World’s Top Ten Phobias

March 18, 2013 | In: Health

The American Psychiatric Association describes a phobia as an intense and irrational fear of an object or situation. In most cases, people with phobia have a fear of harm and a sense of endangerment.  Phobias are quite common, affecting nearly 12 million of the U.S. population and over 100,000 people in the United Arab Emirates according to the US Census and International Bureau.  Phobias are the most common mental disorder and more women than men are affected by them. In most cases, people are able to recognize their irrational fear and conquer it. Only in some instances, phobias become a life-long disorder. There are several treatments for phobias. The success of the treatment depends on the person and type of phobia.

Here are some of the most common phobias in the world.

 

 

1. Heights

If you get dizzy looking up at tall buildings or standing on a rooftop, you’re not alone. Fear of heights is one of the world’s most common phobias with an estimated 5 percent of the population suffering from so-called acrophobia.

 

2. Dentist

Most people

The extreme fear of snakes is considered one of the most common phobias and according to studies it could be an evolutionary imprint in people. Long ago, noticing a snake meant food for survival. Researchers suggest that the quick ability to spot a snake probably helped our ancestors survive in the wild.

don’t look forward to an extreme session of teeth cleaning. According to WebMD, some avoid going to the dentist because of anxiety and fear. A dental phobia becomes a serious problem when a person refuses to see the dentist at all costs. People suffering from this phobia only see the dentist when forced by agonizing pain.

 

3. The Dark

For many people, mainly kids, darkness can create immediate distress. In fact, the fear of the dark is one of the most common fears amongst kids. While most kids grow out of such fears, in some cases it reaches extreme levels and it is called nyctophobia. This phobia can last through adult life if left untreated. These days, many advertising agencies promote books that help parents and children deal with fear of the dark.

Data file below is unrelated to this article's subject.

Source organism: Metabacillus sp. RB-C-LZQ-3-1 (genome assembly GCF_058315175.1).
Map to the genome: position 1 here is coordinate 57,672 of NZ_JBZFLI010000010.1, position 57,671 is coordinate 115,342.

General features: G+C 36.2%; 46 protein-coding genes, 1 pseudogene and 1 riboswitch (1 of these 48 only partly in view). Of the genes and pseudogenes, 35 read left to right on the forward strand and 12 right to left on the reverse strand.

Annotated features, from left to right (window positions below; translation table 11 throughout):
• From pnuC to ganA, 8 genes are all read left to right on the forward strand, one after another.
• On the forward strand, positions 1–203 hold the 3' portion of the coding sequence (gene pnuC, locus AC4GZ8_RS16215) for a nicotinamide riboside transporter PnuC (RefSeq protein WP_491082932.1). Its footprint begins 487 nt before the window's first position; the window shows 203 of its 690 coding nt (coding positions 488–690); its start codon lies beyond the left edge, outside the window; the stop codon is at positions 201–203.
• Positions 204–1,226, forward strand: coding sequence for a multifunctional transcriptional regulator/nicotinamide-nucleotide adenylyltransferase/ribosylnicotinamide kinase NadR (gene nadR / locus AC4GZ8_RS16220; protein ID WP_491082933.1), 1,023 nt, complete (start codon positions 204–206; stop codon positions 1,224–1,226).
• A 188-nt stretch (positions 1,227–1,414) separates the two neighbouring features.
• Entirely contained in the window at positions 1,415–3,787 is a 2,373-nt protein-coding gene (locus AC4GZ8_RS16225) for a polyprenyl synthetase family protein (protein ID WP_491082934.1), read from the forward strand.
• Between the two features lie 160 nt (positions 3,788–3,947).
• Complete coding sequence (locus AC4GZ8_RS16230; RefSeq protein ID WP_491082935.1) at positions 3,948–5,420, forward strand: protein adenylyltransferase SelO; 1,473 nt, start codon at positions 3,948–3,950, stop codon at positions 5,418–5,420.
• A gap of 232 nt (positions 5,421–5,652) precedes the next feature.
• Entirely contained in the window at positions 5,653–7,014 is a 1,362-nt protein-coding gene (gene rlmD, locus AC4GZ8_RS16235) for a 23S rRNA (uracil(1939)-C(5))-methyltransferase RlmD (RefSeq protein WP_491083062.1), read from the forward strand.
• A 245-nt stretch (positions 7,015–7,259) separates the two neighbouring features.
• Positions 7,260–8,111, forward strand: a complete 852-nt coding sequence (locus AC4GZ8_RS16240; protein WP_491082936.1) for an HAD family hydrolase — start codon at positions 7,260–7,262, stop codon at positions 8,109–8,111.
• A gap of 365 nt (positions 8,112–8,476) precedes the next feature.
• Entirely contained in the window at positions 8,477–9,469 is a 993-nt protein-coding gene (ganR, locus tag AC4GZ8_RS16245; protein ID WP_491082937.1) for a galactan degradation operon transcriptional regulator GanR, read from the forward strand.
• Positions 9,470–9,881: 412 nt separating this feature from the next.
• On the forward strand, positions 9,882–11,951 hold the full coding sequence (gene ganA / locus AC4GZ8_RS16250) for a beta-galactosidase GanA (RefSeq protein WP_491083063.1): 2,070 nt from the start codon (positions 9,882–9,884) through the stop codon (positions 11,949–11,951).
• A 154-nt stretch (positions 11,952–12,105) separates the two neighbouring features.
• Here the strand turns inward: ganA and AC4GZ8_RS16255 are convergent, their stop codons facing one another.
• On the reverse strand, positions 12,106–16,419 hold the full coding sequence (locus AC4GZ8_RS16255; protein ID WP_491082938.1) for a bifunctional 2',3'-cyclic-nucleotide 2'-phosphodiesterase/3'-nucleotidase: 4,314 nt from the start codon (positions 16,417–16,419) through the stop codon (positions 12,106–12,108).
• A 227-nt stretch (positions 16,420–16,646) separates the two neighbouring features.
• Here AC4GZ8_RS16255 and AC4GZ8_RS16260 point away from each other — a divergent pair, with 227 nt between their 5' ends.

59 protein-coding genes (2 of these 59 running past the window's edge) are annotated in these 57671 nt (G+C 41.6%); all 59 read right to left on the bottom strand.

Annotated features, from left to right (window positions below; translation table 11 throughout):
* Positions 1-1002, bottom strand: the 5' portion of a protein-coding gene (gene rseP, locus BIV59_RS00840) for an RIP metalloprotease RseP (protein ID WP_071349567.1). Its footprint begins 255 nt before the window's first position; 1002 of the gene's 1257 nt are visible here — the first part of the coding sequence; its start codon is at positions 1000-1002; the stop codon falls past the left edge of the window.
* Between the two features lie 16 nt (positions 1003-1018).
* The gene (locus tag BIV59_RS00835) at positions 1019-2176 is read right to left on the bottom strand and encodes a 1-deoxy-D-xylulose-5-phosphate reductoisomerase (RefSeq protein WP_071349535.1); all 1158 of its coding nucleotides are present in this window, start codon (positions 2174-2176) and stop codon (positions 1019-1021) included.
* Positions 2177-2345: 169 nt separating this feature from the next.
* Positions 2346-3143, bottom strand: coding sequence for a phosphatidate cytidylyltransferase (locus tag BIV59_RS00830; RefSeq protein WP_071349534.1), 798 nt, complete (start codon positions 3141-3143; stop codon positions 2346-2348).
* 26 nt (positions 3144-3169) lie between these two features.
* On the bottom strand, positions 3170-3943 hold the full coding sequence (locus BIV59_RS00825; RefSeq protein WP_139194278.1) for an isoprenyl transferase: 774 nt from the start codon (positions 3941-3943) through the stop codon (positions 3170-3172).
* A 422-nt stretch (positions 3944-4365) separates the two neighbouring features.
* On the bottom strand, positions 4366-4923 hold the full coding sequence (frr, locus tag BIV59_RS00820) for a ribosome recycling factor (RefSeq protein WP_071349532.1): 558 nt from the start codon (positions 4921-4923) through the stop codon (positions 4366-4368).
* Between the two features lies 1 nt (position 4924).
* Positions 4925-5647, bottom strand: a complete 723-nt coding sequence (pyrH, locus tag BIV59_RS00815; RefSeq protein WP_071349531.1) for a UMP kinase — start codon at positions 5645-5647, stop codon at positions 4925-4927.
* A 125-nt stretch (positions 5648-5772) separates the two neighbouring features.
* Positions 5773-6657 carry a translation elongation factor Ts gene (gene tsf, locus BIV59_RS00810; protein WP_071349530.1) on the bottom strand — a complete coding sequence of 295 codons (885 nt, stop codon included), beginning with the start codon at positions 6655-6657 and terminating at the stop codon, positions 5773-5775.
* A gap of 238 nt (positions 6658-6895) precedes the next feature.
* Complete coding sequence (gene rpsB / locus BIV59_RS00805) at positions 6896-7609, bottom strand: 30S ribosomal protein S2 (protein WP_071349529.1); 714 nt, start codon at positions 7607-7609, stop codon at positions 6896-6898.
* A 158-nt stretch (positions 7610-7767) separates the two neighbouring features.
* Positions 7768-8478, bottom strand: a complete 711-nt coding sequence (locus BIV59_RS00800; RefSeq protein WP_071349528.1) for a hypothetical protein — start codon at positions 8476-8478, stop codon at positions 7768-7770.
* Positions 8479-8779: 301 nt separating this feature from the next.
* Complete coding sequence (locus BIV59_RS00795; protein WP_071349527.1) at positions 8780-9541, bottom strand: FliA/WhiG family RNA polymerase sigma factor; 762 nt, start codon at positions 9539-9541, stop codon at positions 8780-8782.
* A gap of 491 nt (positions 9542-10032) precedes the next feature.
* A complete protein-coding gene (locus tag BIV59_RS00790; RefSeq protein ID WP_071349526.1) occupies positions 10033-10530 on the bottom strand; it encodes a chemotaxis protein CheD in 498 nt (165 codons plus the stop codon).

4. Snakes

The extreme fear of snakes is considered one of the most common phobias and according to studies it could be an evolutionary imprint in people. Long ago, noticing a snake meant food for survival. Researchers suggest that the quick ability to spot a snake probably helped our ancestors survive in the wild.

 

5. Flying

For people who suffer from a fear of flying don’t consider the skies friendly. Some people exhibit just a hint of anxiety, while others have an extreme flying phobia called aviophobia. This phobia can keep a person off airplanes altogether.

 

6. Dogs

For those who suffer from cynophobia, or extreme fear of dogs, any type of dog can scare them. This fear typically develops as a result of being bitten or watching somebody gets bitten.

 

7. Public Speaking

Does the prospect of speaking in front of an audience send sweat to your palms, bring a weird feeling to your gut, and bright red to you face? Social phobia, which affects millions of adults worldwide can keep people from moving up the ladder in the corporate world, or simply stop them from leading a social life.

 

8. Spiders

For some people, the everyday spider can cause extreme fears. It turns out women are four times more afraid of spiders than men.  This makes sense from an evolutionary perspective since women have encountered spiders on a daily basis while gathering food. Cringing at spiders was a way to keep them and their infants safe.

 

9. Places and Spaces

If you have an intense fear of any place where escape is difficult or impossible, you are one of the millions of people who suffer from agoraphobia. Feared places include: airplanes, elevators, bridges, sporting events, driving, public transportation, and shopping malls. The fear can prohibit a person leaving their home, being in a crowded area, or traveling in a car.

 

10. Lightning and Thunder

The sound and sight of thunder and lightning can lead to sweaty palms and heart-pounding meltdowns for people with severe weather phobia. In fact, some individuals relocate to regions known for calm weather.

 

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Karim
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